Linear art as a meditative practice with Shantell Martin

The line is capable of moving freely without abandon. That is precisely why New-York based, biracial artist, Shantell Martin has chosen to work predominantly with black and white, because of its simple, impactful nature. Of course, that means being in a hyper-focused state of mind during execution, especially with her live, immersive drawings, since all mistakes are easily exposed in black and white. Which is perhaps why she relishes the line: “It encourages and pushes you to be good”.

B&B Italia showcase at Art Basel Miami

Shantell, a British native, has lived in Japan for a large part of her artistic practice. While she has many creative collaborations with a variety of brands such as B&B Italia, North Face and more, the most recent collaboration with fragrance and brand studio, Joya, is something special, as it brings to live an ancient art form.

With beginnings as a 19th Century Brooklyn rigging garage turned ceramic studio, utilizing recyclable material, Joya’s first two candles with Shantell’s input has a decidedly modernist take. Shantell and Joya Studio’s founder, Frederick Bouchardy had met through a mutual friend, Jeff Staple, and as Frederick aptly states “This kind of reference goes a long way, especially when it comes to establishing trust, shared values and a kind of shared language—which is how I view collaborations. And Shantell has precisely that type of style that is immediately recognizable and constantly questioning, evolving but along the same path—her own. I believe we also personally share this desire to learn and connect.” The Shantell Martin x Joya candle takes us through the passage of time, drawing attention to the the daily routines of an artist, broken down into hours and minutes elapsed.

Shantell Martin x North Face Search & Rescue collection

Her thoughtful lines, coupled with years of practice, makes it instantly recognizable and draws the viewer deeper into how the lines connect.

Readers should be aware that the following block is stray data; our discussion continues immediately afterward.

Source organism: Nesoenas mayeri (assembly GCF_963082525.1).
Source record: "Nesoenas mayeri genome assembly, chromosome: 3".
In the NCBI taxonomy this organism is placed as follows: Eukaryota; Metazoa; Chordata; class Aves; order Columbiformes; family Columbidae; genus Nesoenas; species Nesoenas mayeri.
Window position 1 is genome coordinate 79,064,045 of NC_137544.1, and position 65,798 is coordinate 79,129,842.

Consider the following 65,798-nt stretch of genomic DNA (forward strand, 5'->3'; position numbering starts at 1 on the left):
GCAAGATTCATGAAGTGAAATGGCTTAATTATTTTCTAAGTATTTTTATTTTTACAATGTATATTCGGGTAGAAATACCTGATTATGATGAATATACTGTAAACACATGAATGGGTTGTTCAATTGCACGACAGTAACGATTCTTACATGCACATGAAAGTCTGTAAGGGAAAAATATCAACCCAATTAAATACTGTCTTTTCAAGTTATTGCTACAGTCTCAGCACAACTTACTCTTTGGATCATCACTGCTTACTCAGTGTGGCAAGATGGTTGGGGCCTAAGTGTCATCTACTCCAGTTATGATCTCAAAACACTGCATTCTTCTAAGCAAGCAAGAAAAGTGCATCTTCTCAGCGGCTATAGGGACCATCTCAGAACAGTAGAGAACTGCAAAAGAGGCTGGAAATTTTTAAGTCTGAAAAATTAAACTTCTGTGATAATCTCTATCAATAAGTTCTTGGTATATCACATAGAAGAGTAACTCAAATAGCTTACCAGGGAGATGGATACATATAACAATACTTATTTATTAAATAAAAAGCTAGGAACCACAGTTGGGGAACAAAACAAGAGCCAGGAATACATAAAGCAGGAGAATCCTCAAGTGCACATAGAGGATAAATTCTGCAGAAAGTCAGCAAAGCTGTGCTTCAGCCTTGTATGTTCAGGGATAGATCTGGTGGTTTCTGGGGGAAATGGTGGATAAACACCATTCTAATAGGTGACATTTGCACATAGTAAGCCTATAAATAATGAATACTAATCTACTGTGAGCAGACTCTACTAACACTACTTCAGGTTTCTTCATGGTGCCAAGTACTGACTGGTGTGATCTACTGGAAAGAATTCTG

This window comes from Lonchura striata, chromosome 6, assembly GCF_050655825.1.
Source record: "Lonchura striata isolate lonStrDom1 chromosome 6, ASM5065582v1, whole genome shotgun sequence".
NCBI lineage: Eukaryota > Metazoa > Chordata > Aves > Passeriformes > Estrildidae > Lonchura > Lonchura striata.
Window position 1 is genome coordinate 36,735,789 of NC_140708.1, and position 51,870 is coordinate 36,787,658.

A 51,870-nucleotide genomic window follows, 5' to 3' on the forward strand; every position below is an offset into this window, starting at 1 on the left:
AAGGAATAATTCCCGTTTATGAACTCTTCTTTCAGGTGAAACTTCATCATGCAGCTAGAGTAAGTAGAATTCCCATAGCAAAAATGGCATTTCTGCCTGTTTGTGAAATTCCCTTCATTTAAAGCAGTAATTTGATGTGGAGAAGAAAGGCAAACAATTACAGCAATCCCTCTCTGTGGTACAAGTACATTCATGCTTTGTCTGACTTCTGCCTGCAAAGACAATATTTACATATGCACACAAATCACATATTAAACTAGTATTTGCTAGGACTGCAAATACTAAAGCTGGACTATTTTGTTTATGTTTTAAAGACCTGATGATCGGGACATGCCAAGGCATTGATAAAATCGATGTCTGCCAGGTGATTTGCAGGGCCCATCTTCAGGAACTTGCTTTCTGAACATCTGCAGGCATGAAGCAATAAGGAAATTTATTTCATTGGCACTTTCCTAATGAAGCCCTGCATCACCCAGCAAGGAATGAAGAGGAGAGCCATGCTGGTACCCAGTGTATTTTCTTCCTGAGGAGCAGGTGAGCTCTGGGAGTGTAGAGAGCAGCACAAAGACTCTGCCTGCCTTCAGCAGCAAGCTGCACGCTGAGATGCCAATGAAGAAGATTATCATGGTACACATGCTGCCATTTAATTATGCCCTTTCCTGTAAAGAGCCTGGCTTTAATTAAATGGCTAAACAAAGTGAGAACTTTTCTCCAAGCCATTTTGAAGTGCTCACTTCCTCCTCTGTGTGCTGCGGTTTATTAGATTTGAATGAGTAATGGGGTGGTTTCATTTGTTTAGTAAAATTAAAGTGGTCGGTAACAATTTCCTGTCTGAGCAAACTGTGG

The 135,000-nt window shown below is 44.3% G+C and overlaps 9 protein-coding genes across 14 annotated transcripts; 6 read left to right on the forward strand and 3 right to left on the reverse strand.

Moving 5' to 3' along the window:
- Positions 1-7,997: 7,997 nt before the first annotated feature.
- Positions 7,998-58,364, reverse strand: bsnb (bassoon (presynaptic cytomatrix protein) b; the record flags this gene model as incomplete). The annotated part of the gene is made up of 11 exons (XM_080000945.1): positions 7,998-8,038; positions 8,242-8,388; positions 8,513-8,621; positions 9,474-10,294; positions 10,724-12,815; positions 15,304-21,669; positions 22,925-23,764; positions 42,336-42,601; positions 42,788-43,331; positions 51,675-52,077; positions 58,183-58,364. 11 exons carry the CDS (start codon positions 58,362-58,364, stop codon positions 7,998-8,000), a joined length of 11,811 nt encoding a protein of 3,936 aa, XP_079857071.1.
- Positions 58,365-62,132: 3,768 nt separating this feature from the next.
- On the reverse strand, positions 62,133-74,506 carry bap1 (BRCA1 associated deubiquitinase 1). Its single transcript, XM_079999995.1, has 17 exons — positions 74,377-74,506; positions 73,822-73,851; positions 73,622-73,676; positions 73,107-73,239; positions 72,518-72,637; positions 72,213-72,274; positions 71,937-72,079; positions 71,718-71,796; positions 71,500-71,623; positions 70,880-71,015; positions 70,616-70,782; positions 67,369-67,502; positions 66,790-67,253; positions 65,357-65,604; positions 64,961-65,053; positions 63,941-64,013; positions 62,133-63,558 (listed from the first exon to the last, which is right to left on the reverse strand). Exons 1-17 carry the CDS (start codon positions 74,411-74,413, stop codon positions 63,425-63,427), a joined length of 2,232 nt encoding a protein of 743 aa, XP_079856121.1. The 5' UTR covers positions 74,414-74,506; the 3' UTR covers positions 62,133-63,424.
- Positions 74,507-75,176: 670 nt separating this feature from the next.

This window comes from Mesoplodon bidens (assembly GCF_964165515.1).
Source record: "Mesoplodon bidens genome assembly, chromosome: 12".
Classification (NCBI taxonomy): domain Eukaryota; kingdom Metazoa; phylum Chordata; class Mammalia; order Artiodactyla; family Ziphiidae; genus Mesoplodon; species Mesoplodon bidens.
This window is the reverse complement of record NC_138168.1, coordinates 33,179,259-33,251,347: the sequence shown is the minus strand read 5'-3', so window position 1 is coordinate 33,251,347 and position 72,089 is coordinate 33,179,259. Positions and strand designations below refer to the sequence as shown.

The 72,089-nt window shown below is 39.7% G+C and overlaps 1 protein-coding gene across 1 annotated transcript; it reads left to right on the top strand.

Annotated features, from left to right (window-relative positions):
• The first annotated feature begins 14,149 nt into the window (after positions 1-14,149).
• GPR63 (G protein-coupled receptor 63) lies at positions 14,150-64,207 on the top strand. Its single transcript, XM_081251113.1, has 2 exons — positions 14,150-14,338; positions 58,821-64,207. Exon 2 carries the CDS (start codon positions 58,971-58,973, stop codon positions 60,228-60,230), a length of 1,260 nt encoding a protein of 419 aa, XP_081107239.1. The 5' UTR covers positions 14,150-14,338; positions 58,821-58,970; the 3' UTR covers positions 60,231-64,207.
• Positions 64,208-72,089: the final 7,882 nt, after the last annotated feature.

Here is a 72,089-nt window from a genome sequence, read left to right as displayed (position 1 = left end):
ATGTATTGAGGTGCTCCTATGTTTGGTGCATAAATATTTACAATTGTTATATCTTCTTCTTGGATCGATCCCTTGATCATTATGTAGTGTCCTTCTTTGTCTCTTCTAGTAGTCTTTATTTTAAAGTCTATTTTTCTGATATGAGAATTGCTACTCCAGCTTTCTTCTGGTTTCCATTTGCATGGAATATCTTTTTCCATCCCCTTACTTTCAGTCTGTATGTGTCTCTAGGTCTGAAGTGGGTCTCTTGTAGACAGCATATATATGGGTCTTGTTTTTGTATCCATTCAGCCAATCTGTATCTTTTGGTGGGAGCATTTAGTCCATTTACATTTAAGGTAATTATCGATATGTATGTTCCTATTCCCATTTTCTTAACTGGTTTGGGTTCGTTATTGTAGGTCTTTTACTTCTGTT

Popspoken: Your candle collaboration with Joya focuses on the time elapsed in drawing them. Do you believe in the 10,000 hour rule?

Shantell Martin: I believe that if you want to get good at something, practice is the road to achieving that. I’m not sure if it’s 10,000 hours, but it is definitely about consistency. 

“My wish is that these candles can burn in the background during your creative process, much like a playlist, invigorating your senses and bringing you back to self.”

Shantell Martin
Image credit: Joya Studio

Popspoken: Diversity and inclusion (DEI) are big topics in American MNCs and the corporate world. How do you think creativity and art can help this process?

Shantell Martin: I think the more creative people are, the more freedom people have, the more of a creative outlet they have. This leads to happier people, further away from negativity and judgment. 

Popspoken: Tell us more about your time in Japan. What was your impression of the cultural scene and how do you relate to an Asian audience.

Shantell Martin: Being an outsider initially to Japan, many things were very different. I appreciated and respected those differences. With any culture there are things that you feel are positive, and perhaps there are other things you don’t understand that may feel — not as positive. For me, it’s important to go to places and be exposed to new ways of doing things. I was very open to the experience. As with my art, I choose to remain consistent in all facets of my life. I treat everyone with kindness and respect. 

Image credit: Eli Schmidt

Popspoken: You were born into a minority race and put yourself in uncomfortable situations in which you were a minority (e.g. your stint in Japan). As much as you have constantly labelled yourself as an “outsider”, do you let it define your identity and sense of self?

Shantell Martin: I am an outsider but I am also an individual. I live my life as myself, these factors are in a way external, and don’t dictate or direct anything that I do or the way I approach my life or my art. 

Popspoken: Share with us some Asian artists that you respect and that you one day hope to have a collaboration with.

Shantell Martin: The architect Tadao Ando. Because his work is absolutely beautiful. 

Featured image courtesy of Cole Haan. Joya x Shantell Martin’s limited edition collaboration candle can be purchased here.


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Explore latest trends in contemporary culture